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Shape-memory surfaces for cell mechanobiology

View Article: PubMed Central - PubMed

ABSTRACT

Shape-memory polymers (SMPs) are a new class of smart materials, which have the capability to change from a temporary shape ‘A’ to a memorized permanent shape ‘B’ upon application of an external stimulus. In recent years, SMPs have attracted much attention from basic and fundamental research to industrial and practical applications due to the cheap and efficient alternative to well-known metallic shape-memory alloys. Since the shape-memory effect in SMPs is not related to a specific material property of single polymers, the control of nanoarchitecture of polymer networks is particularly important for the smart functions of SMPs. Such nanoarchitectonic approaches have enabled us to further create shape-memory surfaces (SMSs) with tunable surface topography at nano scale. The present review aims to bring together the exciting design of SMSs and the ever-expanding range of their uses as tools to control cell functions. The goal for these endeavors is to mimic the surrounding mechanical cues of extracellular environments which have been considered as critical parameters in cell fate determination. The untapped potential of SMSs makes them one of the most exciting interfaces of materials science and cell mechanobiology.

No MeSH data available.


Schematic representation of the mechanism of shape-memory effects for thermally induced shape-memory polymers (SMPs) based on a crystal-amorphous transition in a semicrystalline-based polymer network.
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Figure 1: Schematic representation of the mechanism of shape-memory effects for thermally induced shape-memory polymers (SMPs) based on a crystal-amorphous transition in a semicrystalline-based polymer network.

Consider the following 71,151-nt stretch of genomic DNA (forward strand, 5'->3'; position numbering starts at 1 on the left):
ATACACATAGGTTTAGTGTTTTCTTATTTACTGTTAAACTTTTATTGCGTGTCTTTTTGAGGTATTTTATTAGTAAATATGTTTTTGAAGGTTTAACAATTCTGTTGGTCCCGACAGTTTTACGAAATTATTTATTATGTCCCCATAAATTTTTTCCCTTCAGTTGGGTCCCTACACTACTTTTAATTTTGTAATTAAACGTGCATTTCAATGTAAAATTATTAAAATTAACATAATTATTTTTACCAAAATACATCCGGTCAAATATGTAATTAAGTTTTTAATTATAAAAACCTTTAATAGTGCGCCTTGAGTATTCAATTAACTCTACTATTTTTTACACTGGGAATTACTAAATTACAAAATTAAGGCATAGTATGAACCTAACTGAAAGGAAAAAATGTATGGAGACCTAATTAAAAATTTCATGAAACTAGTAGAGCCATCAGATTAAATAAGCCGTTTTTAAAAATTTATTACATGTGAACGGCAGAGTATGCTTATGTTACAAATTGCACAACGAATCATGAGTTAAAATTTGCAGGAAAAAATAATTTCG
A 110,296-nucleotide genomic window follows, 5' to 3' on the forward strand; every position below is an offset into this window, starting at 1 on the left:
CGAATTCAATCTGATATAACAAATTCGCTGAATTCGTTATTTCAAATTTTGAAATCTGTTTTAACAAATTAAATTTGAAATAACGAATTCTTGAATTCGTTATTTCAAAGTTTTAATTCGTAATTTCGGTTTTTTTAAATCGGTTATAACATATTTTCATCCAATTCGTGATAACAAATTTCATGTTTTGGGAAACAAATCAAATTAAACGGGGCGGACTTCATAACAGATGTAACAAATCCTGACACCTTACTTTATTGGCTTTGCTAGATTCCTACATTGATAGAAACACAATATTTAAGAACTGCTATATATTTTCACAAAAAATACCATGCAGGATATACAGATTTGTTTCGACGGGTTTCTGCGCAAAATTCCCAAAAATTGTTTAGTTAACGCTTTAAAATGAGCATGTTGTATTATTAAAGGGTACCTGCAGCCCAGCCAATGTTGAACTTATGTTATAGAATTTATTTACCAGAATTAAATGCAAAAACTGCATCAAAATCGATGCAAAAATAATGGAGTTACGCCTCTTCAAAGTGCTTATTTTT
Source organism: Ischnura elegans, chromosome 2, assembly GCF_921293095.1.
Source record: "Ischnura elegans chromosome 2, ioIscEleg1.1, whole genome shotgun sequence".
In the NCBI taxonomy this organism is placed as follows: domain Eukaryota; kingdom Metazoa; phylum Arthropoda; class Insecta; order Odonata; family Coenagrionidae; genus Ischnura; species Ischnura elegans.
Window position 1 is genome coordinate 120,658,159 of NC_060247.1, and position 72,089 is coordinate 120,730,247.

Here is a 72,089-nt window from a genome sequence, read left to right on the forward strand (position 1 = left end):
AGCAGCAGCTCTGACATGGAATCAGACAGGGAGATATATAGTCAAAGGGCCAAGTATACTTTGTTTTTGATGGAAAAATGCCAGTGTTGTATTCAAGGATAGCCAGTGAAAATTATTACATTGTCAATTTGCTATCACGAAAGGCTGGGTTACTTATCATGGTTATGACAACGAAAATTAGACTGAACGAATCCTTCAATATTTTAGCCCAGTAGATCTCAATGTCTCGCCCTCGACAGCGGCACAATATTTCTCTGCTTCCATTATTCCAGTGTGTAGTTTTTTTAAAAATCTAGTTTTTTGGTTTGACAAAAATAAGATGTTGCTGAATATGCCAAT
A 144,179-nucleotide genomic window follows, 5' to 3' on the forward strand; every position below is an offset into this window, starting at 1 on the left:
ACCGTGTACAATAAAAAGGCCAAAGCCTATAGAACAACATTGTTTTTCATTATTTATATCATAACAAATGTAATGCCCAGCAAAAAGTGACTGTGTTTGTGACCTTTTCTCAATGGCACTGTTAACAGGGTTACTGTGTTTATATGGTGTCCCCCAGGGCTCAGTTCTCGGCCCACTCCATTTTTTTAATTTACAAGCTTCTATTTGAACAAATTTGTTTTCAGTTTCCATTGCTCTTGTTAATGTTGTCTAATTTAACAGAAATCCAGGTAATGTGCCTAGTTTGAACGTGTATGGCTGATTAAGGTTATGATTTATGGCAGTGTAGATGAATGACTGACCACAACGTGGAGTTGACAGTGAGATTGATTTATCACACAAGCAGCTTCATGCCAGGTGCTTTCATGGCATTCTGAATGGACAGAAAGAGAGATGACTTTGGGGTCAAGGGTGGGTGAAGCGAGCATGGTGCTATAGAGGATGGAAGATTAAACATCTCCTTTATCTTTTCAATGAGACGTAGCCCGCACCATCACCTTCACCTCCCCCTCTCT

Mentions: Figure 1 shows the schematic images of thermally induced crystal/amorphous transition in SMPs. While the origin of the shape-memory effect in SMAs is the solid-phase transition between the austenite phase at higher temperature and the martensite phase at lower temperature, that in SMPs relies on the phase transformation of switching domains or segments, such as glass–rubber and/or crystal–amorphous transitions [30]. The most noteworthy and extensively researched group of SMPs is thermally induced SMPs. They are thermoplastic elastomers or thermosets that are programmed by mechanically deforming the shape of a polymer at a temperature that exceeds its glass transition temperature (Tg) or melting temperature (Tm). This deformed shape (or ‘temporary’ shape) can be fixed when the material is cooled below the Tg or Tm. If the polymer chains are chemically or physically cross-linked, the material returns to its original shape (or ‘permanent’ shape) by heating it above the Tg or Tm. During this process, an increase in entropy serves as the driving force for the material to recover its initial shape. Therefore, shape-memory effects of thermally induced SMPs can be precisely controlled by tailoring the nano-architectures of polymer networks such as crystallinity or crosslinking density. Such nano-architectonic approaches have enabled us to develop SMPs with a thermal switch at a biologically relevant temperature [31–34]. Moreover, recent studies have shown the successful memorization of ordered patterns with feature sizes on the submicron scale to create SMSs (figure 2) [35–37]. The SMSs can offer an elegant approach to fabricating cell culture substrates with dynamically tunable topographies for investigating cell mechanobiology. The area of cell mechanobiology has recently been the subject of active research because the cell–extracellular matrix (ECM) interactions are considered to be important extrinsic factors that regulate cell fate. The manipulation of topographical cues, therefore, has a strong potential as a strategy for stem cell engineering and regenerative medicine by mimicking changing physiological conditions during would healing, organogenesis, and cancer metastasis. In this review, different types of SMPs (especially thermally induced SMPs) are discussed on the basis of nanoarchitectures of polymer networks. In addition, recent progresses of SMPs in biotechnology and biomedicine are reviewed. Especially, this review focuses on the developments of SMSs with dynamically switchable topography to control cell–substrate interactions and to direct cell fate.